The polish refers to the smoothness of the facet surface. If minor striated polish marks remain, it may impact light performance and, thus, diamond cut grade.

The other characteristic – symmetry – refers to the patent and evenness of facets’ shapes, sizes, and locations. If the facet’s placement is incorrect, the light performance – and a gem’s cut grade – are impacted. 

For example, an off-center table facet can reduce a diamond’s sparkle.

Related Read: What Makes Diamonds Lose Their Sparkle?

Pricing Effect

Like the other diamond’s factors, the cut grade can significantly affect pricing. 

We currently see the highest number of Excellent cut diamonds on the market to date. The improvement of the manufacturing technology of diamonds allows cutters to be more precise in their cutting practices, making them more available.

With round brilliant cut gems, an excellent cut grade can have a 5%-10% premium over the Very Good cut grade. The same applies to going from a Very Good cut to a Good cut grade.

Fancy shapes don’t have GIA assigned cut grades since they can have a variety of lengths and widths, all while maximizing brilliance.

Selecting Cut Grade

The cut is often considered an essential factor of a diamond. When choosing a diamond, it’s critical to ensure no light leaks from the stone. 

Now, excellent cuts are most premium, while Very Good cuts offer more value. The differences in brilliance and sparkle are subtle but are noticeable when compared side by side. 

Generally, we recommend maximizing the cut grade before anything else if possible.

Fancy-shaped diamonds have fewer restrictions since beauty is in the eye of the beholder. But still, you can usually go a grade lower with non-round brilliant-cut diamonds. Keep in mind that excellent cut fancy-shaped diamonds are pretty rare, though.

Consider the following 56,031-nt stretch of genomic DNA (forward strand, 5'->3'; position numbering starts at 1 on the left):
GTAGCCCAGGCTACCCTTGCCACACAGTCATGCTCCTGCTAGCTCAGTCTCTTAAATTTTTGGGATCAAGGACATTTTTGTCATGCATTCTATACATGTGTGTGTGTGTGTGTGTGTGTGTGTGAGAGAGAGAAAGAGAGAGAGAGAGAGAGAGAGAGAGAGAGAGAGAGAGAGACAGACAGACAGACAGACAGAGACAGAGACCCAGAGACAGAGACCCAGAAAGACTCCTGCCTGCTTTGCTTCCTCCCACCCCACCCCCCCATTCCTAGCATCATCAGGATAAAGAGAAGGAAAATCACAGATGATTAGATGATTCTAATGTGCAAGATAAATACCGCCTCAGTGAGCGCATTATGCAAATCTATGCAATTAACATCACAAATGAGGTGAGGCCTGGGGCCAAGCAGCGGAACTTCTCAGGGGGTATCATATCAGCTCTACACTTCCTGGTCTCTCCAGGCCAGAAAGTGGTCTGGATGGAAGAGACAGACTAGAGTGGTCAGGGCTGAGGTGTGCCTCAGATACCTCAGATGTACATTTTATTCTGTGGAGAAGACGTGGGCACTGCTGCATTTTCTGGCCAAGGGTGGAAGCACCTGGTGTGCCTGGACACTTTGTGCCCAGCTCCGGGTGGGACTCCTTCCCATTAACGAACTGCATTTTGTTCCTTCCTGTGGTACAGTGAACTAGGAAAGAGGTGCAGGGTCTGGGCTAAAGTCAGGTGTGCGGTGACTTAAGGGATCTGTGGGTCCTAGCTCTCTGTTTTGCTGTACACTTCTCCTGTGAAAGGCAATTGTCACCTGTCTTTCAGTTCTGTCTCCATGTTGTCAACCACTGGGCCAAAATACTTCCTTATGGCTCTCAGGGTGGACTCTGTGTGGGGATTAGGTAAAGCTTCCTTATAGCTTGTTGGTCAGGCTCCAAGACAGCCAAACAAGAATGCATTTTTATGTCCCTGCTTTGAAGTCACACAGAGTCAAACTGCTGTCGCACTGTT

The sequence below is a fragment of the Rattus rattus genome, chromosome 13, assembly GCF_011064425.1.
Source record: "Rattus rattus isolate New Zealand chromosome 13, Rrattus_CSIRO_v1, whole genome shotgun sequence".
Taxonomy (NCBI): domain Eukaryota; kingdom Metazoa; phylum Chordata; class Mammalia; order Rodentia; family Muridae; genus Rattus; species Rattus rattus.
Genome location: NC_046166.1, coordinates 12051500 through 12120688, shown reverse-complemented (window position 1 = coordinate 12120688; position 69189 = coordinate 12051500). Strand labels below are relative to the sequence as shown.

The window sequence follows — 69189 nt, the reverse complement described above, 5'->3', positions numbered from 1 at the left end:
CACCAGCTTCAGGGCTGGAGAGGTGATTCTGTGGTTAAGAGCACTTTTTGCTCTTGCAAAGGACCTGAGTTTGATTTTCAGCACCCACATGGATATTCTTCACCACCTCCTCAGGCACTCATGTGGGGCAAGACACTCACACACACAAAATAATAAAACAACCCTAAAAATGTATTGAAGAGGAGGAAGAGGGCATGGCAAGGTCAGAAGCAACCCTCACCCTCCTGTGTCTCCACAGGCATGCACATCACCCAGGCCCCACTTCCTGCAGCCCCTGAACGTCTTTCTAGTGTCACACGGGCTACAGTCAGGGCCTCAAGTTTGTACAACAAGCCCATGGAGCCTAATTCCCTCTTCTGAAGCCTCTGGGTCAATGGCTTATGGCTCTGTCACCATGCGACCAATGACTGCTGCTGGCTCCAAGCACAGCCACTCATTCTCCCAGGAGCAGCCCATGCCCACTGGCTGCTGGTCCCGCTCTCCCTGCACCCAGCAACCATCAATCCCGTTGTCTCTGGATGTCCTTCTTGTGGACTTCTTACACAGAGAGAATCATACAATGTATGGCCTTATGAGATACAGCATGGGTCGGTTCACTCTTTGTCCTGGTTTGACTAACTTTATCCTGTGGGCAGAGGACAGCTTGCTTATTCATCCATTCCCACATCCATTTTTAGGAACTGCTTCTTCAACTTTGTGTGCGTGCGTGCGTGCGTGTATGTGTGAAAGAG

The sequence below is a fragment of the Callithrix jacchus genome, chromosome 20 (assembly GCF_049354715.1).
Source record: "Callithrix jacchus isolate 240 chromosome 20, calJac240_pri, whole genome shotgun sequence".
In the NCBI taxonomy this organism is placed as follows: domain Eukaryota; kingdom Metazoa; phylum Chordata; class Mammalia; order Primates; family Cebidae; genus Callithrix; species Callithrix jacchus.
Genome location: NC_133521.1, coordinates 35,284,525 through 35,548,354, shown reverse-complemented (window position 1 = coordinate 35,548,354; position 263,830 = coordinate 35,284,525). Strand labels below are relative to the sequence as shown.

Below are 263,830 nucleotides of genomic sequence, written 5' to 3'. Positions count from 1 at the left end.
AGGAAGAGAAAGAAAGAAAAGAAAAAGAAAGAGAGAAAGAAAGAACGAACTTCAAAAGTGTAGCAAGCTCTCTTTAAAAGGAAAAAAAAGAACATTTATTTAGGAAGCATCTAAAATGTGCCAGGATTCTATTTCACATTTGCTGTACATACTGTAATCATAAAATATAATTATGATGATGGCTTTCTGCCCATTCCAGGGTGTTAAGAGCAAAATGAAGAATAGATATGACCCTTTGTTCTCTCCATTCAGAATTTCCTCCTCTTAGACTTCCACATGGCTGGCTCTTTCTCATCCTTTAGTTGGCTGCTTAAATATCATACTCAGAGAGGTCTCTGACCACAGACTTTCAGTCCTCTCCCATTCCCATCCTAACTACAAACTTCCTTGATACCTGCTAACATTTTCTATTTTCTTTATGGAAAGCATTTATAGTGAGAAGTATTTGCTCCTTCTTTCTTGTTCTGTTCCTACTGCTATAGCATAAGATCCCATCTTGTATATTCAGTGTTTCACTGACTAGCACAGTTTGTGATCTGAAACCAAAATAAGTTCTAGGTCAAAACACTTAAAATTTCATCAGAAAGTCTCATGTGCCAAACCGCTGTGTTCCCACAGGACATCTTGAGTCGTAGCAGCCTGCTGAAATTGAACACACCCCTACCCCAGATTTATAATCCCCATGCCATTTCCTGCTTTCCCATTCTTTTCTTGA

Ultimately, it’s up to you, and you must remember that there are plenty of other diamond aspects that impact its appearance and value. 

So, it’s best to decide which aspects and characteristics matter most to you.

Can Light Impact Diamond Brilliance, Fire, And Scintillation?

Have you ever noticed that in jewelry shops, the lighting is arranged in a way that enhances the diamonds’ brilliance, fire, and scintillation? 

That is because the light type the diamond’s exposed to is yet another critical factor that impacts how much brilliance, fire, and scintillation you’ll see in the diamond.

Not all types of light are equal; different types of light have varying concentrations, which impact specific characteristics of the diamond. And a good combination of light sources could maximize the diamond’s beauty.

For example, a direct beam of incandescent light could draw out the diamond’s fire since the beam suppresses white light in it. 

The gemstone darkens and draws attention to the colored sparkle, while diffused fluorescent lighting brings out the brilliance in a diamond because the light enters the stone from different directions.

Remember that the jewelry stores’ lights make the gem you’re looking at appear more brilliant and sparkly than it would be when viewed in daylight. 

So, be sure to observe the diamond you’re considering under natural light before you make a purchase!

Related Read: Why Does A Diamond Sparkle?

How Clarity Impacts Diamond Brilliance, Fire, And Scintillation?

Diamond’s clarity also affects its brilliance, fire, and scintillation. 

While clarity is part of its physical properties, brilliance, fire, and scintillation are optical effects that the diamond’s inclusions could diminish.

The larger and more numerous these inclusions a diamond possesses, the more likely they are to block light from bouncing around the stone properly. So, a diamond with an exceptionally high number of inclusions will always look dull no matter its cut quality.

While brilliance, fire, and scintillation are mainly used as indicators of the cut quality, they’re also an indicator of the diamond’s clarity.

Conclusion

So, what is diamond scintillation? 

Blinking flashes of light from different facets towards the diamond’s center as you move the gem is an occurrence called diamond scintillation.

Diamond scintillation isn’t the only light performance factor of a diamond, though. There are also brilliance and fire – and the combination of these three factors gives diamonds their uniqueness and beauty.

Of course, the maximum potential of brilliance, fire, and scintillation wouldn’t be possible without the cut. The better the cut grade of a diamond, the better the light performance.

So, if you want a diamond with the best brilliance, fire, and scintillation, ensure it has the highest cut grade possible.